Campbeltown has had many industries over the years, including fishing (there were 646 boats a century ago), coal mining and shipbuilding.  Once there were 34 distilleries within the burgh and many were until recently, employed in the manufacture of clothing.  Promises in the late 1970s of an oil platform construction yard by Davaar Island, perhaps fortunately, never came to fruition, but, despite the overall fall in industrial activity over the years, the town shows remarkably few physical signs of economic decline.
 
Today, Campbeltown, with its well manicured lawns, neat flower-beds and lights strung along the lochside, has much the atmosphere of a holiday town - and there is much to explore in Campbeltown.  There is a good selection of locally-run shops (as well as some multiple outlets) in and around the Main Street (picture above), as  well as the several places of historical interest outlined below.  The town also makes an excellent touring centre for the scenic Kintyre peninsula.  As well as road access, Campbeltown has its own airport at Machrihanish, while there is a ferry terminal from which it is hoped that direct ferry services to Ireland, only 25 miles away, will soon be resumed.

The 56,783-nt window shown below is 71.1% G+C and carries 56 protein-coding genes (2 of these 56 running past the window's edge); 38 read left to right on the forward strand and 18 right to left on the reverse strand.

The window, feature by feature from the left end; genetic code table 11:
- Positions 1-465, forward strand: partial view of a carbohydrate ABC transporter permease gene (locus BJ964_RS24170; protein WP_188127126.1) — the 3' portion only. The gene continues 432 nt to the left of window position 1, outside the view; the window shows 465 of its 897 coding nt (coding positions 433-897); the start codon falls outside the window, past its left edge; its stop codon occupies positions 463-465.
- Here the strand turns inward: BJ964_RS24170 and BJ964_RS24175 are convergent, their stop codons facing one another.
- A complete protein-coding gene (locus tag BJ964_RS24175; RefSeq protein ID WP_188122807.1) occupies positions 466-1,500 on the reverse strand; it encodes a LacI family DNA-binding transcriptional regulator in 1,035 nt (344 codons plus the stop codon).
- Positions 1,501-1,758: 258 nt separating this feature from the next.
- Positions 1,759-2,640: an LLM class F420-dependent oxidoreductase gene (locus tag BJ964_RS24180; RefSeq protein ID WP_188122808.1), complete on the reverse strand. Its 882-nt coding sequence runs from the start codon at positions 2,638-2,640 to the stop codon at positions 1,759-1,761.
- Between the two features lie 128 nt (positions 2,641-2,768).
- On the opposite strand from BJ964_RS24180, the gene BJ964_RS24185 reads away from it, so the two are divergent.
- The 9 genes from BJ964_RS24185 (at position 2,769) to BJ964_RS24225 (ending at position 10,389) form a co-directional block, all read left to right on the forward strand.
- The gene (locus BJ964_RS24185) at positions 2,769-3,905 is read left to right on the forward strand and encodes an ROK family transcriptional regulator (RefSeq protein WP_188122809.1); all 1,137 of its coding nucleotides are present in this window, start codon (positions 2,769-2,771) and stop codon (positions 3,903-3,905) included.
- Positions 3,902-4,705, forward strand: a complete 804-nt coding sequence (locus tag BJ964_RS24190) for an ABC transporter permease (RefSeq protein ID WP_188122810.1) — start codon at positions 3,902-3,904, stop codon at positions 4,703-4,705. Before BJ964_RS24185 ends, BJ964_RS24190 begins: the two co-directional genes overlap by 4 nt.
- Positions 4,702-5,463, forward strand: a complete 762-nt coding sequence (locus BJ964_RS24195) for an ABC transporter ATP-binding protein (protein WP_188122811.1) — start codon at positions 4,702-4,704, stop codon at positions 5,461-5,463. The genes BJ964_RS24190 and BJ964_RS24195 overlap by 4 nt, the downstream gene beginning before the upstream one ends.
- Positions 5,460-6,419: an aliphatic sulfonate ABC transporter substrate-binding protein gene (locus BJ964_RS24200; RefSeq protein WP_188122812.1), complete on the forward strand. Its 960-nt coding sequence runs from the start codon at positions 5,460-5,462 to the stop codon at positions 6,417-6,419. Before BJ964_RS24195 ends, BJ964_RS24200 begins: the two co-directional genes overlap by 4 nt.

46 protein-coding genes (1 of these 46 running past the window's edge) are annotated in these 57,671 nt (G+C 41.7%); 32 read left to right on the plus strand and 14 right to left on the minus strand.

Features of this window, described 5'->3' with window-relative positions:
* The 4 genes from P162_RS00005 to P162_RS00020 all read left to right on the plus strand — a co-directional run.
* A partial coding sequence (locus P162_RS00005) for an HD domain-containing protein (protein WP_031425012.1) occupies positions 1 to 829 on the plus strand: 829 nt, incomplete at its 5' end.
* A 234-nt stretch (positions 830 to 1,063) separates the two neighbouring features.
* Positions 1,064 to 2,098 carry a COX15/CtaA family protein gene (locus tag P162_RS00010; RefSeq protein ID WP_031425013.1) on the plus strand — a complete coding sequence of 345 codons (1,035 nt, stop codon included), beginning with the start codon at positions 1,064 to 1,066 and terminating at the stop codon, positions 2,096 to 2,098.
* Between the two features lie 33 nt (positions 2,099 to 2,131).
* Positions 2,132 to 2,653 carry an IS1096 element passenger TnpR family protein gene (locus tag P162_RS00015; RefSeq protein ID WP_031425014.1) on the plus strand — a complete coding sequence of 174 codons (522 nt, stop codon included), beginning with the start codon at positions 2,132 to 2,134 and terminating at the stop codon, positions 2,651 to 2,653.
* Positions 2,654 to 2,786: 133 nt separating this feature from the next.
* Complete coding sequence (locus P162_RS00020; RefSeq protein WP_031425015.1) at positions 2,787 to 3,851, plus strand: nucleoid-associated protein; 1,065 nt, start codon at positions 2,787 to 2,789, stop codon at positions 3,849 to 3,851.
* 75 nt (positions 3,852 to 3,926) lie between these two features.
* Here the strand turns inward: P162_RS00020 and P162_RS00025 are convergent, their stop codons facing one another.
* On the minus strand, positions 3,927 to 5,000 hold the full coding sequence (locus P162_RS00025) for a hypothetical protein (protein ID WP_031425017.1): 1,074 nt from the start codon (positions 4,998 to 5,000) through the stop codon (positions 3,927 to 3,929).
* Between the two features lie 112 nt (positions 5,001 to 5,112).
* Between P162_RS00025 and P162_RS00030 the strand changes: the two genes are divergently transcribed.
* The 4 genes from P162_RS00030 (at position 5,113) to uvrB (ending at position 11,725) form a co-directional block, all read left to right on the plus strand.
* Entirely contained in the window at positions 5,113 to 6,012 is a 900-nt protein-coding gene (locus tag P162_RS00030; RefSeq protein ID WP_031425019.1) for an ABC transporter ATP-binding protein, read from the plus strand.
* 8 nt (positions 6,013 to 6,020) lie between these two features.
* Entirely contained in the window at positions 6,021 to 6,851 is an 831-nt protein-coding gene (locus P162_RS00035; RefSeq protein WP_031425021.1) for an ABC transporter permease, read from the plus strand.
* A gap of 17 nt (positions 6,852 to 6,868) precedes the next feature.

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Antiquities and Places of Interest

Campbeltown Cross
- Prominently situated on an attractively laid-out roundabout in the centre of the town is the Campbeltown Cross, a tall, slender Celtic cross thought to date from the late 14th century.  The stone from which the cross was made originates from the area of Loch Sween, many miles to the north, and the carving includes elaborate leaf scroll decoration although several figures were erased from the monument probably at the time of the Reformation.

Town House - One of Scotland's finest  civic buildings, Campbeltown Town House (right) is the main architectural focus in the town's Main Street.  Constructed by 1760, it replaced an earlier tolbooth.  Its multi-faceted steeple replaced a timber structure which lasted only the first twenty years!